Hydrus IAU
List of stars in Hydrus
Abbreviation Hyi
Genitive Hydri
Pronunciation /ˈhdrəs/, genitive /ˈhdr/
Symbolism the water snake
Right ascension 0.08 h ~ 4.66 h
Declination −58° ~ −82°
Quadrant SQ1
Area 243 sq. deg. (61st)
Main stars 3
Stars with planets 4
Stars brighter than 3.00m 2
Stars within 10.00 pc (32.62 ly) 1
Brightest star β Hyi (2.82m)
Nearest star β Hyi
(24.38 ly, 7.47 pc)
Messier objects none
Meteor showers none
Phoenix (corner)
Visible at latitudes between +8° and −90°.
Best visible at 21:00 (9 p.m.) during the month of November.

Hydrus (play /ˈhdrəs/) is a small constellation in the southern sky, created in the sixteenth century. Its name means "male water snake", and it should not be confused with Hydra, a much larger constellation which represents a female water snake.


Hydrus was one of twelve constellations created by Petrus Plancius from the observations of Pieter Dirkszoon Keyser and Frederick de Houtman[1] and it first appeared on a 35-cm diameter celestial globe published in 1597 (or 1598) in Amsterdam by Plancius with Jodocus Hondius. The first depiction of this constellation in a celestial atlas was in Johann Bayer's Uranometria of 1603.[2][3] The companion to Hydra, the female water snake, he is forced to journey through Eridanus, Orion, and the Milky Way to visit his lover.[3]

Notable features


Hydra does not contain any particularly bright stars. Beta Hydri, the brightest star in Hydrus, is a yellow star of magnitude 2.8, 24 light-years from Earth. Alpha Hydri is a white main-sequence star of magnitude 2.9, 71 light-years from Earth. Gamma Hydri is a red giant of magnitude 3.2, 214 light-years from Earth.[1]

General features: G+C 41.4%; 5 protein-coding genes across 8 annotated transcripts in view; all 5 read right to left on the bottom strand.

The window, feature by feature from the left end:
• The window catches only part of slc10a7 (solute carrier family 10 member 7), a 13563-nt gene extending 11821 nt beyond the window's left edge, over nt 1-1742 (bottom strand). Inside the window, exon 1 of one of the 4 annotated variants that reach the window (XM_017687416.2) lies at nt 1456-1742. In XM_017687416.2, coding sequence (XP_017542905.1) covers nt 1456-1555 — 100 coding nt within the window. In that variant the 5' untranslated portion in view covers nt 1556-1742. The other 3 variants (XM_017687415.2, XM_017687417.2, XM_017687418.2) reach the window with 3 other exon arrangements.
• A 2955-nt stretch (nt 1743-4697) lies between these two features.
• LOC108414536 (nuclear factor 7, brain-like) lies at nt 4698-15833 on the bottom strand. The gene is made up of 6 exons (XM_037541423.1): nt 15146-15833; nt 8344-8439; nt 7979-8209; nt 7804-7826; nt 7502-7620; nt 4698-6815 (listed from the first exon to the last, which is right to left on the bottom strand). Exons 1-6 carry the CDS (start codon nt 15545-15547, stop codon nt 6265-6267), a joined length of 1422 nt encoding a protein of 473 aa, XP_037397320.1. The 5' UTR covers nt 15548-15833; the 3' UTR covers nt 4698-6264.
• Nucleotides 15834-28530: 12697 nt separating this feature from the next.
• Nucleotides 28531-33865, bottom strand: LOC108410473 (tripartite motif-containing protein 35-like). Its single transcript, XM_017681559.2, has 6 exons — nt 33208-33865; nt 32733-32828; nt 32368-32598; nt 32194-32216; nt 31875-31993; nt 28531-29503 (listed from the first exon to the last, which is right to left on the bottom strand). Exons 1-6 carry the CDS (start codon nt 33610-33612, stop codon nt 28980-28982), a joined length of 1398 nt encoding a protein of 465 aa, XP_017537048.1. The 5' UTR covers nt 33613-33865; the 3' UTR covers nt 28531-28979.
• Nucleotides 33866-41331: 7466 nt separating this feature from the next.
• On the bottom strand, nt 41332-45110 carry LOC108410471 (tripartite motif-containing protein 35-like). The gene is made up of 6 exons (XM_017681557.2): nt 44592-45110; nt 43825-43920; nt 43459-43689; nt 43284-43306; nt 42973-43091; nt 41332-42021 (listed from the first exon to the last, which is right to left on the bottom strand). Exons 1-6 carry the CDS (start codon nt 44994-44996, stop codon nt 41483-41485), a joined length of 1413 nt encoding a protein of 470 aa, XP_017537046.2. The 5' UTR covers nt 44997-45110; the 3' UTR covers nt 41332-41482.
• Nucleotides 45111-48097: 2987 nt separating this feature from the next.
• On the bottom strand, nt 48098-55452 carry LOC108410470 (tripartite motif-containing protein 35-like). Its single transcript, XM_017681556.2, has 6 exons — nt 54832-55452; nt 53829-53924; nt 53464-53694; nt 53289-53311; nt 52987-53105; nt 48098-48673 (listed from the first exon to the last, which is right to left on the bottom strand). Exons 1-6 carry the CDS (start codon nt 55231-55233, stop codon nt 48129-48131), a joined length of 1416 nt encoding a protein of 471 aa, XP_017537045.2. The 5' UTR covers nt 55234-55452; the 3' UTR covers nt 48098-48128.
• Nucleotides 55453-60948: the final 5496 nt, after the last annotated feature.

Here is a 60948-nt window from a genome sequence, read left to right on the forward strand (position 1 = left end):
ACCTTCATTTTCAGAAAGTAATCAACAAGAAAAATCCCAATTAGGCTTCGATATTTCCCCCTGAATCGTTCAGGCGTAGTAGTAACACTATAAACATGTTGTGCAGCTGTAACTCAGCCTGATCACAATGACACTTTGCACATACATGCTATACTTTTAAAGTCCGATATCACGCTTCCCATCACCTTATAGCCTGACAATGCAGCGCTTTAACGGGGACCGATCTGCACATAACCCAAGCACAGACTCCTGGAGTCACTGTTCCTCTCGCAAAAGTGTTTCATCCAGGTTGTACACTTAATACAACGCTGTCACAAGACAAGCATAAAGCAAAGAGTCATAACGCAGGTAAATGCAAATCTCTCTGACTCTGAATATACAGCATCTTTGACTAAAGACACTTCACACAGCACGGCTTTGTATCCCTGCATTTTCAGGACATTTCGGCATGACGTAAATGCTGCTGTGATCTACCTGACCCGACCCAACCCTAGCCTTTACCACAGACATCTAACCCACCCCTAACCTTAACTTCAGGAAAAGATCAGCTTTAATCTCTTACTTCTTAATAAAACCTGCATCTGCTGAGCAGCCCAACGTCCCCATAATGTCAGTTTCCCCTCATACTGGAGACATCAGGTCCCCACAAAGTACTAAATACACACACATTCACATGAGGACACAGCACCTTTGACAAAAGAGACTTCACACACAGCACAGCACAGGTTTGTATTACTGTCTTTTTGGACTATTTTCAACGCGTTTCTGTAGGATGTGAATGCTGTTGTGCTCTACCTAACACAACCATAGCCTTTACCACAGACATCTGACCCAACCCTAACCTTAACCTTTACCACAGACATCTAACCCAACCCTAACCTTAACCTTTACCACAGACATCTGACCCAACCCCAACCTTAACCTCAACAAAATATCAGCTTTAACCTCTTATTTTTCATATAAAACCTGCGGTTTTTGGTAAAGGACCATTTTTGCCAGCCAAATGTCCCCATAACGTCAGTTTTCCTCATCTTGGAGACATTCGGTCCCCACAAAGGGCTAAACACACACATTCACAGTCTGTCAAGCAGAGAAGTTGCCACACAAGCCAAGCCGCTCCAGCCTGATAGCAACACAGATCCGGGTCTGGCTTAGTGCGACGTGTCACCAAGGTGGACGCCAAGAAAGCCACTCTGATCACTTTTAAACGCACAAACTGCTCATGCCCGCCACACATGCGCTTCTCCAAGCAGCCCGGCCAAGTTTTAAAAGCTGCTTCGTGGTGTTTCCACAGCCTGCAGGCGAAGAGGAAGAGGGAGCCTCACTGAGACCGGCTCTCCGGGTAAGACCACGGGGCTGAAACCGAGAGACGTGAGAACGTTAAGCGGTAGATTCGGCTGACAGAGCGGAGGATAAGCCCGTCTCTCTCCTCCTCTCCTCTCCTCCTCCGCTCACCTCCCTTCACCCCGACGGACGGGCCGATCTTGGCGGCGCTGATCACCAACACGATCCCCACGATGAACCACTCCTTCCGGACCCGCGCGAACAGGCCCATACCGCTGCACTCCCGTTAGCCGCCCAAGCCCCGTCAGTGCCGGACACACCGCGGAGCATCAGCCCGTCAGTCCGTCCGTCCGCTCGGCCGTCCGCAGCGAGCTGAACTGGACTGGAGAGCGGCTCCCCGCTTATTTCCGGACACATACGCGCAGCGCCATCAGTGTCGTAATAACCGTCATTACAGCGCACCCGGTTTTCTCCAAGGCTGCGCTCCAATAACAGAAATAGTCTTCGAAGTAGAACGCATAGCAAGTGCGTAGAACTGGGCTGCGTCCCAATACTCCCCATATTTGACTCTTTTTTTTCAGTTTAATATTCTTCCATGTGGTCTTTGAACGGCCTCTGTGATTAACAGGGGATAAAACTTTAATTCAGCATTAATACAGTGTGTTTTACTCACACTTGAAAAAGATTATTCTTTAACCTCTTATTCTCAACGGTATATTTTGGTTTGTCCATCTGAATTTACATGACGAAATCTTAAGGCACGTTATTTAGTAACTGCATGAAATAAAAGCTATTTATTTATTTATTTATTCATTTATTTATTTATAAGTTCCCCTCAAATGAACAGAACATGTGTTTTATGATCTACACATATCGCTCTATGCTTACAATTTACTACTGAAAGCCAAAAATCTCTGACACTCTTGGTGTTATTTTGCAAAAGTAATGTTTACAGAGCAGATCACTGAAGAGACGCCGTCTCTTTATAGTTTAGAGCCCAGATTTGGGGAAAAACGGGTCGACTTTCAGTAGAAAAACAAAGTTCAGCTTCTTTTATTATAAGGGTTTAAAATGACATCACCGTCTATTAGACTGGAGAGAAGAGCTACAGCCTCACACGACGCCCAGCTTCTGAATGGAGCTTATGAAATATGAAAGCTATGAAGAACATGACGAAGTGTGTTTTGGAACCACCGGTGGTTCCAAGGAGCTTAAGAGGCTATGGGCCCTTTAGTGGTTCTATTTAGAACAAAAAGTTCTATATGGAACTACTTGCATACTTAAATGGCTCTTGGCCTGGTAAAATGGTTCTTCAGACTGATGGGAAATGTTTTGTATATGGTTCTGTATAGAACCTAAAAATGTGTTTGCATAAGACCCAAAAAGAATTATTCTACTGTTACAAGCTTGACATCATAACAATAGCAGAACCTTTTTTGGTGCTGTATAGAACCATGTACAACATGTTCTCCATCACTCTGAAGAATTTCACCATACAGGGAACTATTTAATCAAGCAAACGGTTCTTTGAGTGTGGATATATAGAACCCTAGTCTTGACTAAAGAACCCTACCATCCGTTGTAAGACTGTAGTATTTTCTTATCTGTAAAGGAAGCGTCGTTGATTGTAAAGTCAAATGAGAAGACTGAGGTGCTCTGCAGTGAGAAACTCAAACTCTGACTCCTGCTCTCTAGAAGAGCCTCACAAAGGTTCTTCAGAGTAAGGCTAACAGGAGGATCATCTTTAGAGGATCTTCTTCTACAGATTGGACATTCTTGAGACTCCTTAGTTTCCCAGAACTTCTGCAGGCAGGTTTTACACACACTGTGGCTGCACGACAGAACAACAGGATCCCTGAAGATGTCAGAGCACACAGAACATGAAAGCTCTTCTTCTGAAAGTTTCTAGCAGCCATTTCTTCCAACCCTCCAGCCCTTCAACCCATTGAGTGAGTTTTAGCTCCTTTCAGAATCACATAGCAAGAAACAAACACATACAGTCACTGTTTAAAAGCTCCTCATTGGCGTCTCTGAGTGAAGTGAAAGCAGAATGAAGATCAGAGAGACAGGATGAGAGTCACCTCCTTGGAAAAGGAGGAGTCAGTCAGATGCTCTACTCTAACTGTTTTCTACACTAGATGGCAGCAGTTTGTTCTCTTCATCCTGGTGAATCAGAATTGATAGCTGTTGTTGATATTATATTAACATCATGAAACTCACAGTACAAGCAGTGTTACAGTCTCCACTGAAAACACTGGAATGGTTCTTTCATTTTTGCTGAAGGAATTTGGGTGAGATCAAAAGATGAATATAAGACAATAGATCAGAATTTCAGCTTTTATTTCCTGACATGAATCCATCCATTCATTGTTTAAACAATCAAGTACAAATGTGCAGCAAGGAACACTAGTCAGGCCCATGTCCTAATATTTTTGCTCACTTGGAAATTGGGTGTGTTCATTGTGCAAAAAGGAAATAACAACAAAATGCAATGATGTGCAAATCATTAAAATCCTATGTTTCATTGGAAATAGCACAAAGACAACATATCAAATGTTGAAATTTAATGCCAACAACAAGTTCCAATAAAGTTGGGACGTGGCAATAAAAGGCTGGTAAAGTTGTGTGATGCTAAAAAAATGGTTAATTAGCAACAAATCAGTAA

There is one notable double star in Hydrus. Pi Hydri, composed of Pi1 Hydri and Pi2 Hydri, is divisible in binoculars. Pi1 is a red star of magnitude 5.6, 740 light-years from Earth. Pi2 is an orange star of magnitude 5.7, 468 light-years from Earth.[1]

The only star in Hydrus that anyone seems to have named is γ Hyi, which in China is known as Foo Pih.

Deep-sky objects

The constellation contains IC 1717.

Extrasolar planets

In August 2010, a European astronomical team working at the La Silla Observatory in Chile announced that they had confirmed the presence of at least five planets orbiting the star HD 10180 in Hydrus.[4]

See also


  • Ridpath, Ian; Tirion, Wil (2001), Stars and Planets Guide, Princeton University Press, ISBN 0-691-08913-2 
  • Ridpath, Ian; Tirion, Wil (2007), Stars and Planets Guide, Princeton University Press, ISBN 978-0-691-13556-4 
  • Staal, Julius D.W. (1988), The New Patterns in the Sky, McDonald and Woodward Publishing Company, ISBN 0-939923-04-1 

External links

Template:Stars of Hydrus

Coordinates: Celestia 02h 00m 00s, −70° 00′ 00″

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